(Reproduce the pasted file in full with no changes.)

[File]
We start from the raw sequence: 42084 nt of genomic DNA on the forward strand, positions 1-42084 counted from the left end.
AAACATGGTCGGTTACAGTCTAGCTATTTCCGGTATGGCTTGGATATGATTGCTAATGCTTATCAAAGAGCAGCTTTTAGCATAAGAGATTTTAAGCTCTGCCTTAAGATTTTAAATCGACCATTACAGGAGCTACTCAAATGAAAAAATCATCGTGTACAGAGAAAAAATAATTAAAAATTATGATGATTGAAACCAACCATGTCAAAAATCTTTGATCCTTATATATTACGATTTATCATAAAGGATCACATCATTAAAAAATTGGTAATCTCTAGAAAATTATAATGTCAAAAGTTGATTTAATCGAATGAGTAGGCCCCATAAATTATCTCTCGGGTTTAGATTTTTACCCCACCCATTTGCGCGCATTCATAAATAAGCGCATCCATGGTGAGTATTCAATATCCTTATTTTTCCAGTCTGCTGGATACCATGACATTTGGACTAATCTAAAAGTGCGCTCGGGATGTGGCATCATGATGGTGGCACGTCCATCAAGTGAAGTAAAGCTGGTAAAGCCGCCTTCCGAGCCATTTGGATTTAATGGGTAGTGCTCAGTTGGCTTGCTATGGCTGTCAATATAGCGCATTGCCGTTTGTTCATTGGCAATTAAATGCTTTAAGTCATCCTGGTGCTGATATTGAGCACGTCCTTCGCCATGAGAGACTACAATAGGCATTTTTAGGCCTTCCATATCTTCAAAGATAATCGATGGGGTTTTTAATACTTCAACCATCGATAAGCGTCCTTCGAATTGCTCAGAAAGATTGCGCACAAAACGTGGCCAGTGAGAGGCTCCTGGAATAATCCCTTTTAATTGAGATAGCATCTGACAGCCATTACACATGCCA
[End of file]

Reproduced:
We start from the raw sequence: 42084 nt of genomic DNA on the forward strand, positions 1-42084 counted from the left end.
AAACATGGTCGGTTACAGTCTAGCTATTTCCGGTATGGCTTGGATATGATTGCTAATGCTTATCAAAGAGCAGCTTTTAGCATAAGAGATTTTAAGCTCTGCCTTAAGATTTTAAATCGACCATTACAGGAGCTACTCAAATGAAAAAATCATCGTGTACAGAGAAAAAATAATTAAAAATTATGATGATTGAAACCAACCATGTCAAAAATCTTTGATCCTTATATATTACGATTTATCATAAAGGATCACATCATTAAAAAATTGGTAATCTCTAGAAAATTATAATGTCAAAAGTTGATTTAATCGAATGAGTAGGCCCCATAAATTATCTCTCGGGTTTAGATTTTTACCCCACCCATTTGCGCGCATTCATAAATAAGCGCATCCATGGTGAGTATTCAATATCCTTATTTTTCCAGTCTGCTGGATACCATGACATTTGGACTAATCTAAAAGTGCGCTCGGGATGTGGCATCATGATGGTGGCACGTCCATCAAGTGAAGTAAAGCTGGTAAAGCCGCCTTCCGAGCCATTTGGATTTAATGGGTAGTGCTCAGTTGGCTTGCTATGGCTGTCAATATAGCGCATTGCCGTTTGTTCATTGGCAATTAAATGCTTTAAGTCATCCTGGTGCTGATATTGAGCACGTCCTTCGCCATGAGAGACTACAATAGGCATTTTTAGGCCTTCCATATCTTCAAAGATAATCGATGGGGTTTTTAATACTTCAACCATCGATAAGCGTCCTTCGAATTGCTCAGAAAGATTGCGCACAAAACGTGGCCAGTGAGAGGCTCCTGGAATAATCCCTTTTAATTGAGATAGCATCTGACAGCCATTACACATGCCA